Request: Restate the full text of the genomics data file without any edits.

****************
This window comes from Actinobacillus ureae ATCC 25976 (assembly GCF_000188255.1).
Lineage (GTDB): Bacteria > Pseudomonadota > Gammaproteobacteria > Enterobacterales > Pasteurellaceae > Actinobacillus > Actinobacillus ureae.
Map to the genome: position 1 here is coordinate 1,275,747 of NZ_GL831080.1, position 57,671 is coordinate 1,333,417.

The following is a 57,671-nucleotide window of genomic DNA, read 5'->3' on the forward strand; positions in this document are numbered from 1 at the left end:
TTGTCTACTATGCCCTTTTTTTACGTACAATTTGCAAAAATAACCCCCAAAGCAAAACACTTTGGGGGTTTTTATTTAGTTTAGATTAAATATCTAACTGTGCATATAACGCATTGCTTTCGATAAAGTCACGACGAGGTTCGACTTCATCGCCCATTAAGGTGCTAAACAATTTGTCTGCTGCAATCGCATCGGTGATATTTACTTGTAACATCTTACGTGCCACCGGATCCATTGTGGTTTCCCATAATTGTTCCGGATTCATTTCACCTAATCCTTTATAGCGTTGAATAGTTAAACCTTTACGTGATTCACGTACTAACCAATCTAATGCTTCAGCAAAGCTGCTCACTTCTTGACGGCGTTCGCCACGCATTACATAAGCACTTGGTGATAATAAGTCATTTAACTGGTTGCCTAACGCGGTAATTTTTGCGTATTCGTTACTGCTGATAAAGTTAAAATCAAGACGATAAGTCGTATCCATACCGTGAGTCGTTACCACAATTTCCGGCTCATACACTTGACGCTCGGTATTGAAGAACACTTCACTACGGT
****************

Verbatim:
This window comes from Actinobacillus ureae ATCC 25976 (assembly GCF_000188255.1).
Lineage (GTDB): Bacteria > Pseudomonadota > Gammaproteobacteria > Enterobacterales > Pasteurellaceae > Actinobacillus > Actinobacillus ureae.
Map to the genome: position 1 here is coordinate 1,275,747 of NZ_GL831080.1, position 57,671 is coordinate 1,333,417.

The following is a 57,671-nucleotide window of genomic DNA, read 5'->3' on the forward strand; positions in this document are numbered from 1 at the left end:
TTGTCTACTATGCCCTTTTTTTACGTACAATTTGCAAAAATAACCCCCAAAGCAAAACACTTTGGGGGTTTTTATTTAGTTTAGATTAAATATCTAACTGTGCATATAACGCATTGCTTTCGATAAAGTCACGACGAGGTTCGACTTCATCGCCCATTAAGGTGCTAAACAATTTGTCTGCTGCAATCGCATCGGTGATATTTACTTGTAACATCTTACGTGCCACCGGATCCATTGTGGTTTCCCATAATTGTTCCGGATTCATTTCACCTAATCCTTTATAGCGTTGAATAGTTAAACCTTTACGTGATTCACGTACTAACCAATCTAATGCTTCAGCAAAGCTGCTCACTTCTTGACGGCGTTCGCCACGCATTACATAAGCACTTGGTGATAATAAGTCATTTAACTGGTTGCCTAACGCGGTAATTTTTGCGTATTCGTTACTGCTGATAAAGTTAAAATCAAGACGATAAGTCGTATCCATACCGTGAGTCGTTACCACAATTTCCGGCTCATACACTTGACGCTCGGTATTGAAGAACACTTCACTACGGT